Social Sciences

Industrial Heritage and Archaeology—MS

Industrial archaeologists study the physical remains of industrial societies—including artifacts, systems, sites, documents, traditions, and landscapes—within their cultural, ecological, and historical contexts.

The Master of Science in Industrial Heritage and Archaeology is a professional degree that prepares students for diverse careers in areas including curation and education at historic sites and within museums; heritage and cultural resources management; field archaeology; public history; preservation and planning; education; and community and government service. Graduates of the MS program may also choose to advance their studies in a doctoral program.


Through rigorous course work emphasizing relevant, hands-on opportunities, our curriculum instills in students both a solid theoretical grounding and a practical skill set. Student theses, which are often developed in conjunction with outside sponsors, incorporate real-world situations concerned with proposal preparation and budgeting; site identification, interpretation, preservation, and management; heritage policy and law; and community-based research and management.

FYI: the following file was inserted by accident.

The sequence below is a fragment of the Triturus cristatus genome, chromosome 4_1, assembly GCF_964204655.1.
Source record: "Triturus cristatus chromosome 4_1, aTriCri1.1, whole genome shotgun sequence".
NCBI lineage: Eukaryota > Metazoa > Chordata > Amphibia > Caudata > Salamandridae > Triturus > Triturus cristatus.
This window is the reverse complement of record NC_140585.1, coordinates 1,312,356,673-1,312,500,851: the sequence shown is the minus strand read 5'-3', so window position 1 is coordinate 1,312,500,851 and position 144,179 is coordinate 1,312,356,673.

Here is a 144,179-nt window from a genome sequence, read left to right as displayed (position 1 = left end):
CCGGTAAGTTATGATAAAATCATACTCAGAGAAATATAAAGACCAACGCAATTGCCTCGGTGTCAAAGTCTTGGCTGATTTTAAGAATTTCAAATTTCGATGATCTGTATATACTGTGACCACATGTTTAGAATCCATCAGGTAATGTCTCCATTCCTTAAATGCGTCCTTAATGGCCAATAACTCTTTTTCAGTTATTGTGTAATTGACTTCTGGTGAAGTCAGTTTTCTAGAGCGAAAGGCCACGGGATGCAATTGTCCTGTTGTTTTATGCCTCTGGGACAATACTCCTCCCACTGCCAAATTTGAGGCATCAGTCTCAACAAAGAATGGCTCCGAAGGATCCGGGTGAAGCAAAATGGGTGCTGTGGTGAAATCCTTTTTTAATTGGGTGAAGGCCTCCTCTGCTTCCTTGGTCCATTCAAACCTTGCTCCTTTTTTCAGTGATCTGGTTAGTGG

Degree Options

The MS in Industrial Heritage and Archaeology is a two-year course of study. Students may choose from the following degree options:

Typical Work Environment

Industrial archaeologists are involved in the practical preservation, mitigation, management, and interpretation of industrial remains. Because of the nature of industrial heritage sites, our master’s graduates often work within communities striving for economic and social revitalization in increasingly complex ecological settings.

Program Statistics

We take pride in our program performance statistics, which are competitive with those of any master’s program in archaeology, anthropology, history, or heritage studies. Faculty and staff continually monitor these statistics as one way to assess our efforts and identify areas for programmatic improvement.